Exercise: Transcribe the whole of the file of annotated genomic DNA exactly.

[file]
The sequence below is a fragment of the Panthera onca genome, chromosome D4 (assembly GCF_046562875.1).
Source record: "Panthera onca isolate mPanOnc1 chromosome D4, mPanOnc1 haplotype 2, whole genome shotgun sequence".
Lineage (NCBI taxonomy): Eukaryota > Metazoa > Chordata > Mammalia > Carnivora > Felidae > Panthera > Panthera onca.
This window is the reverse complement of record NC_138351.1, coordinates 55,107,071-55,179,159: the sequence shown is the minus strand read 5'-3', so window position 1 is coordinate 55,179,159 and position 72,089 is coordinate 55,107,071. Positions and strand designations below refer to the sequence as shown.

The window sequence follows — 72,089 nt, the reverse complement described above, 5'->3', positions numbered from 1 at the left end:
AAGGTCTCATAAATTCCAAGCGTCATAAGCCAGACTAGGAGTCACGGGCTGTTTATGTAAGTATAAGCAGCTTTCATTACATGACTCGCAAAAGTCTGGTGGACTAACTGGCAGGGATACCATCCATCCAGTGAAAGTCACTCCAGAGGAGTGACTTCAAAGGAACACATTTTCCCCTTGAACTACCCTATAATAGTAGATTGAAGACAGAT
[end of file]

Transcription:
The sequence below is a fragment of the Panthera onca genome, chromosome D4 (assembly GCF_046562875.1).
Source record: "Panthera onca isolate mPanOnc1 chromosome D4, mPanOnc1 haplotype 2, whole genome shotgun sequence".
Lineage (NCBI taxonomy): Eukaryota > Metazoa > Chordata > Mammalia > Carnivora > Felidae > Panthera > Panthera onca.
This window is the reverse complement of record NC_138351.1, coordinates 55,107,071-55,179,159: the sequence shown is the minus strand read 5'-3', so window position 1 is coordinate 55,179,159 and position 72,089 is coordinate 55,107,071. Positions and strand designations below refer to the sequence as shown.

The window sequence follows — 72,089 nt, the reverse complement described above, 5'->3', positions numbered from 1 at the left end:
AAGGTCTCATAAATTCCAAGCGTCATAAGCCAGACTAGGAGTCACGGGCTGTTTATGTAAGTATAAGCAGCTTTCATTACATGACTCGCAAAAGTCTGGTGGACTAACTGGCAGGGATACCATCCATCCAGTGAAAGTCACTCCAGAGGAGTGACTTCAAAGGAACACATTTTCCCCTTGAACTACCCTATAATAGTAGATTGAAGACAGAT